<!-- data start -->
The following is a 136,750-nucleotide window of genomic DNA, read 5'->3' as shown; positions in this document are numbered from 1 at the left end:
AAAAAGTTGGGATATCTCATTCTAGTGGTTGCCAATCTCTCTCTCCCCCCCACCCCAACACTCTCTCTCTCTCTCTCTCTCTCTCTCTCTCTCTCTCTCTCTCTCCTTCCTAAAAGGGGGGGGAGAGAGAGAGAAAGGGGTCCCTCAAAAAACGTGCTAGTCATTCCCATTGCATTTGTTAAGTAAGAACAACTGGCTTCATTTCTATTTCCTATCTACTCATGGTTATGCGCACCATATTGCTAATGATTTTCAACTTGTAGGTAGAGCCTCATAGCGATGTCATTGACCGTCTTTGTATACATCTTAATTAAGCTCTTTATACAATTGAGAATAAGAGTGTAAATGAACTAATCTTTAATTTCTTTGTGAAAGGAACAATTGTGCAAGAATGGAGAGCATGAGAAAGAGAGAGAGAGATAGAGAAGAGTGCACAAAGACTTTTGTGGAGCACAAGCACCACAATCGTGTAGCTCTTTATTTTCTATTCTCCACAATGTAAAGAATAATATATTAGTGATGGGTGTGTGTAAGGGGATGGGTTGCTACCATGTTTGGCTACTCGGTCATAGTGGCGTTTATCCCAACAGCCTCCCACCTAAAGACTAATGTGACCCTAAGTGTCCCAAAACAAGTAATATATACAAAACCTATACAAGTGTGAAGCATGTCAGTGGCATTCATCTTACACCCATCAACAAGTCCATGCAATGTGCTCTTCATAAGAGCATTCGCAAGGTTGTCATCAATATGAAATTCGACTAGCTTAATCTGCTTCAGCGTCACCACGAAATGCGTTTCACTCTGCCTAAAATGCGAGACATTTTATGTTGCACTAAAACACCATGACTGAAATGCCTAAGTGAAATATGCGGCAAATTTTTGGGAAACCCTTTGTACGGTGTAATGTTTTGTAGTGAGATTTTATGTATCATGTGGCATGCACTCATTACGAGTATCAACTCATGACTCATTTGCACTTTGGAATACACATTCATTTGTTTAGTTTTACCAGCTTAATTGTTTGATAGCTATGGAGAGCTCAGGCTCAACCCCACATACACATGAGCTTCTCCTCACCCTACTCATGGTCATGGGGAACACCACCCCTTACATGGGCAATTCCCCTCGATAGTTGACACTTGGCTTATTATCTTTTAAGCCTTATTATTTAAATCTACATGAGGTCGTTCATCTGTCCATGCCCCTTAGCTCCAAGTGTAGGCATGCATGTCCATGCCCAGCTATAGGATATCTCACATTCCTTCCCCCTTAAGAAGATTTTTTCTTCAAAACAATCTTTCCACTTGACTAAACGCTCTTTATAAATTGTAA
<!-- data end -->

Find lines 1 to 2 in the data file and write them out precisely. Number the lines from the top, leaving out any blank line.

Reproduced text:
The following is a 136,750-nucleotide window of genomic DNA, read 5'->3' as shown; positions in this document are numbered from 1 at the left end:
AAAAAGTTGGGATATCTCATTCTAGTGGTTGCCAATCTCTCTCTCCCCCCCACCCCAACACTCTCTCTCTCTCTCTCTCTCTCTCTCTCTCTCTCTCTCTCTCTCCTTCCTAAAAGGGGGGGGAGAGAGAGAGAAAGGGGTCCCTCAAAAAACGTGCTAGTCATTCCCATTGCATTTGTTAAGTAAGAACAACTGGCTTCATTTCTATTTCCTATCTACTCATGGTTATGCGCACCATATTGCTAATGATTTTCAACTTGTAGGTAGAGCCTCATAGCGATGTCATTGACCGTCTTTGTATACATCTTAATTAAGCTCTTTATACAATTGAGAATAAGAGTGTAAATGAACTAATCTTTAATTTCTTTGTGAAAGGAACAATTGTGCAAGAATGGAGAGCATGAGAAAGAGAGAGAGAGATAGAGAAGAGTGCACAAAGACTTTTGTGGAGCACAAGCACCACAATCGTGTAGCTCTTTATTTTCTATTCTCCACAATGTAAAGAATAATATATTAGTGATGGGTGTGTGTAAGGGGATGGGTTGCTACCATGTTTGGCTACTCGGTCATAGTGGCGTTTATCCCAACAGCCTCCCACCTAAAGACTAATGTGACCCTAAGTGTCCCAAAACAAGTAATATATACAAAACCTATACAAGTGTGAAGCATGTCAGTGGCATTCATCTTACACCCATCAACAAGTCCATGCAATGTGCTCTTCATAAGAGCATTCGCAAGGTTGTCATCAATATGAAATTCGACTAGCTTAATCTGCTTCAGCGTCACCACGAAATGCGTTTCACTCTGCCTAAAATGCGAGACATTTTATGTTGCACTAAAACACCATGACTGAAATGCCTAAGTGAAATATGCGGCAAATTTTTGGGAAACCCTTTGTACGGTGTAATGTTTTGTAGTGAGATTTTATGTATCATGTGGCATGCACTCATTACGAGTATCAACTCATGACTCATTTGCACTTTGGAATACACATTCATTTGTTTAGTTTTACCAGCTTAATTGTTTGATAGCTATGGAGAGCTCAGGCTCAACCCCACATACACATGAGCTTCTCCTCACCCTACTCATGGTCATGGGGAACACCACCCCTTACATGGGCAATTCCCCTCGATAGTTGACACTTGGCTTATTATCTTTTAAGCCTTATTATTTAAATCTACATGAGGTCGTTCATCTGTCCATGCCCCTTAGCTCCAAGTGTAGGCATGCATGTCCATGCCCAGCTATAGGATATCTCACATTCCTTCCCCCTTAAGAAGATTTTTTCTTCAAAACAATCTTTCCACTTGACTAAACGCTCTTTATAAATTGTAA